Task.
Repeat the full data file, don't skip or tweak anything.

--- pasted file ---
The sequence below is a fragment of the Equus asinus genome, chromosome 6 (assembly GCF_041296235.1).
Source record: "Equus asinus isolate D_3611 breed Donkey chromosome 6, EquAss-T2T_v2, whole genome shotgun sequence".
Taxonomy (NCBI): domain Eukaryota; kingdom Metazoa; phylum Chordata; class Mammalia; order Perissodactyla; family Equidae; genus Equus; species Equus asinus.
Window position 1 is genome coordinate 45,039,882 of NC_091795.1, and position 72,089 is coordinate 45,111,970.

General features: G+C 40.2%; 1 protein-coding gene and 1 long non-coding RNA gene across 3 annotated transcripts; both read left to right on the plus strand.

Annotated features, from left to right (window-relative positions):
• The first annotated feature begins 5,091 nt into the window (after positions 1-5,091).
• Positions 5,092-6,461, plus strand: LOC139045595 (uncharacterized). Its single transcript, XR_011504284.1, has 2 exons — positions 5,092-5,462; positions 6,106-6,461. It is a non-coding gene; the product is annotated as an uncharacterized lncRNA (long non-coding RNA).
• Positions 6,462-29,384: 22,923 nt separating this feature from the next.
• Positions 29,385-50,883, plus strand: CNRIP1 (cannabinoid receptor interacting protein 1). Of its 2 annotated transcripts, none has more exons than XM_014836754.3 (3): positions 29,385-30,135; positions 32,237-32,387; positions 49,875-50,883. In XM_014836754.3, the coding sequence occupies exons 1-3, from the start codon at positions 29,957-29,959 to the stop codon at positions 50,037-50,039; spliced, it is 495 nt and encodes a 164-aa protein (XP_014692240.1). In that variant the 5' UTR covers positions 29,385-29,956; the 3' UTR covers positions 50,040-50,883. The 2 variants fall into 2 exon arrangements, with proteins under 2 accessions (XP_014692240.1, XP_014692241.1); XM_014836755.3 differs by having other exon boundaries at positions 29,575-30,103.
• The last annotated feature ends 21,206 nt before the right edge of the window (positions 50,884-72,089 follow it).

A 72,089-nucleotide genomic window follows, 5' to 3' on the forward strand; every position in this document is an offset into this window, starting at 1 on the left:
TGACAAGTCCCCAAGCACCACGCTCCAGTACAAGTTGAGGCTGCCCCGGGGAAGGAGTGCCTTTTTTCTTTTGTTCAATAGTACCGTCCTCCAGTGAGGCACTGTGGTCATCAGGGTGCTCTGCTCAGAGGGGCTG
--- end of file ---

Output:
The sequence below is a fragment of the Equus asinus genome, chromosome 6 (assembly GCF_041296235.1).
Source record: "Equus asinus isolate D_3611 breed Donkey chromosome 6, EquAss-T2T_v2, whole genome shotgun sequence".
Taxonomy (NCBI): domain Eukaryota; kingdom Metazoa; phylum Chordata; class Mammalia; order Perissodactyla; family Equidae; genus Equus; species Equus asinus.
Window position 1 is genome coordinate 45,039,882 of NC_091795.1, and position 72,089 is coordinate 45,111,970.

General features: G+C 40.2%; 1 protein-coding gene and 1 long non-coding RNA gene across 3 annotated transcripts; both read left to right on the plus strand.

Annotated features, from left to right (window-relative positions):
• The first annotated feature begins 5,091 nt into the window (after positions 1-5,091).
• Positions 5,092-6,461, plus strand: LOC139045595 (uncharacterized). Its single transcript, XR_011504284.1, has 2 exons — positions 5,092-5,462; positions 6,106-6,461. It is a non-coding gene; the product is annotated as an uncharacterized lncRNA (long non-coding RNA).
• Positions 6,462-29,384: 22,923 nt separating this feature from the next.
• Positions 29,385-50,883, plus strand: CNRIP1 (cannabinoid receptor interacting protein 1). Of its 2 annotated transcripts, none has more exons than XM_014836754.3 (3): positions 29,385-30,135; positions 32,237-32,387; positions 49,875-50,883. In XM_014836754.3, the coding sequence occupies exons 1-3, from the start codon at positions 29,957-29,959 to the stop codon at positions 50,037-50,039; spliced, it is 495 nt and encodes a 164-aa protein (XP_014692240.1). In that variant the 5' UTR covers positions 29,385-29,956; the 3' UTR covers positions 50,040-50,883. The 2 variants fall into 2 exon arrangements, with proteins under 2 accessions (XP_014692240.1, XP_014692241.1); XM_014836755.3 differs by having other exon boundaries at positions 29,575-30,103.
• The last annotated feature ends 21,206 nt before the right edge of the window (positions 50,884-72,089 follow it).

A 72,089-nucleotide genomic window follows, 5' to 3' on the forward strand; every position in this document is an offset into this window, starting at 1 on the left:
TGACAAGTCCCCAAGCACCACGCTCCAGTACAAGTTGAGGCTGCCCCGGGGAAGGAGTGCCTTTTTTCTTTTGTTCAATAGTACCGTCCTCCAGTGAGGCACTGTGGTCATCAGGGTGCTCTGCTCAGAGGGGCTG